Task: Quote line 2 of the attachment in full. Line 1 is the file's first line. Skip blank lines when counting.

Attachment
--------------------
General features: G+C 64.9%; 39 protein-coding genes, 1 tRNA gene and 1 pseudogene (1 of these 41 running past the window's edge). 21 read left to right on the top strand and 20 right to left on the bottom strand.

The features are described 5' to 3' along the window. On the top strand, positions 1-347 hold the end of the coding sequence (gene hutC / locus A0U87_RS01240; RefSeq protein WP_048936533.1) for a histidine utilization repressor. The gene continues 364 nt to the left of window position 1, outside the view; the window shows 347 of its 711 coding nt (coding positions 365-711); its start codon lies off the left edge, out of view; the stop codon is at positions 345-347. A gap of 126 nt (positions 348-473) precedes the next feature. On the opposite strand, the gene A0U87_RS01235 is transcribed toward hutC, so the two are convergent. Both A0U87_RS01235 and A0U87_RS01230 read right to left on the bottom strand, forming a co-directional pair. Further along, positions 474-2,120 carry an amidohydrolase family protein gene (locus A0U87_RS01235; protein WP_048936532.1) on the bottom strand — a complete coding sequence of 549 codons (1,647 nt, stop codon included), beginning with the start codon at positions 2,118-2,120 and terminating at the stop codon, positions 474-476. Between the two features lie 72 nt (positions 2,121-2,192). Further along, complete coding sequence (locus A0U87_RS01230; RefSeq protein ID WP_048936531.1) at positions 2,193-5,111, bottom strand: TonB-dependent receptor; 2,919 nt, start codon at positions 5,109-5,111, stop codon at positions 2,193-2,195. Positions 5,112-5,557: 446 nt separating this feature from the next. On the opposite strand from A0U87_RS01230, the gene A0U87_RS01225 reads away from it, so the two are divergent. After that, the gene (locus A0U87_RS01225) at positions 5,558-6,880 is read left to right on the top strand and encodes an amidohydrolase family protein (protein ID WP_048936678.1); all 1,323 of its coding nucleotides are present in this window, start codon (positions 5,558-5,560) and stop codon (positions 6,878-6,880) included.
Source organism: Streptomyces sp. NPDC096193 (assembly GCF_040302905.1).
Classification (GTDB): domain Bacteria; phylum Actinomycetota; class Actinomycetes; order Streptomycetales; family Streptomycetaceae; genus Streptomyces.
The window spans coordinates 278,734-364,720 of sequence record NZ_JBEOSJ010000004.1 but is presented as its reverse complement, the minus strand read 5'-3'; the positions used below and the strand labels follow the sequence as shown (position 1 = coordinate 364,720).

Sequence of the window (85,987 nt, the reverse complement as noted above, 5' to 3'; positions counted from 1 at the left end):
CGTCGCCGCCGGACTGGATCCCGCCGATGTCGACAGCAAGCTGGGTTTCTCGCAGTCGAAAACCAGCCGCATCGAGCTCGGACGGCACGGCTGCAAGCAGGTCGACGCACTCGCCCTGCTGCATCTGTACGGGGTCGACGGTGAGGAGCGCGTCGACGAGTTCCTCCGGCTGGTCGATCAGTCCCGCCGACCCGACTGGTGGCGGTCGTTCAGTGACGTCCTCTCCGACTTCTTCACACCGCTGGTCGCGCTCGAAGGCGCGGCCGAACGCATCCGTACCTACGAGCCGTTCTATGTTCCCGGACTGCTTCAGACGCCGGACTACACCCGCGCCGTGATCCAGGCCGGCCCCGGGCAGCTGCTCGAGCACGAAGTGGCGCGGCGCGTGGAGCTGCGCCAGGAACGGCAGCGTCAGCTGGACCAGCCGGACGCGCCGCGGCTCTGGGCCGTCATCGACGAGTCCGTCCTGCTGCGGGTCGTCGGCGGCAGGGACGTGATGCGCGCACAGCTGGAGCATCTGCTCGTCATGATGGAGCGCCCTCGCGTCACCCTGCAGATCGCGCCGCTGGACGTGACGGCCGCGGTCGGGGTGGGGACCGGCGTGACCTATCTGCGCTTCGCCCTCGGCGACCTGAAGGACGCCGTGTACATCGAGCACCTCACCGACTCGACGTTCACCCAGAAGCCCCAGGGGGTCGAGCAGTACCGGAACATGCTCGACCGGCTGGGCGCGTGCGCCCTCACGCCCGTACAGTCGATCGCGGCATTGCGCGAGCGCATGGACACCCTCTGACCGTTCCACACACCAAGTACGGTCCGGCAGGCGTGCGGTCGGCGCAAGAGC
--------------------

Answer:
The features are described 5' to 3' along the window. On the top strand, positions 1-347 hold the end of the coding sequence (gene hutC / locus A0U87_RS01240; RefSeq protein WP_048936533.1) for a histidine utilization repressor. The gene continues 364 nt to the left of window position 1, outside the view; the window shows 347 of its 711 coding nt (coding positions 365-711); its start codon lies off the left edge, out of view; the stop codon is at positions 345-347. A gap of 126 nt (positions 348-473) precedes the next feature. On the opposite strand, the gene A0U87_RS01235 is transcribed toward hutC, so the two are convergent. Both A0U87_RS01235 and A0U87_RS01230 read right to left on the bottom strand, forming a co-directional pair. Further along, positions 474-2,120 carry an amidohydrolase family protein gene (locus A0U87_RS01235; protein WP_048936532.1) on the bottom strand — a complete coding sequence of 549 codons (1,647 nt, stop codon included), beginning with the start codon at positions 2,118-2,120 and terminating at the stop codon, positions 474-476. Between the two features lie 72 nt (positions 2,121-2,192). Further along, complete coding sequence (locus A0U87_RS01230; RefSeq protein ID WP_048936531.1) at positions 2,193-5,111, bottom strand: TonB-dependent receptor; 2,919 nt, start codon at positions 5,109-5,111, stop codon at positions 2,193-2,195. Positions 5,112-5,557: 446 nt separating this feature from the next. On the opposite strand from A0U87_RS01230, the gene A0U87_RS01225 reads away from it, so the two are divergent. After that, the gene (locus A0U87_RS01225) at positions 5,558-6,880 is read left to right on the top strand and encodes an amidohydrolase family protein (protein ID WP_048936678.1); all 1,323 of its coding nucleotides are present in this window, start codon (positions 5,558-5,560) and stop codon (positions 6,878-6,880) included.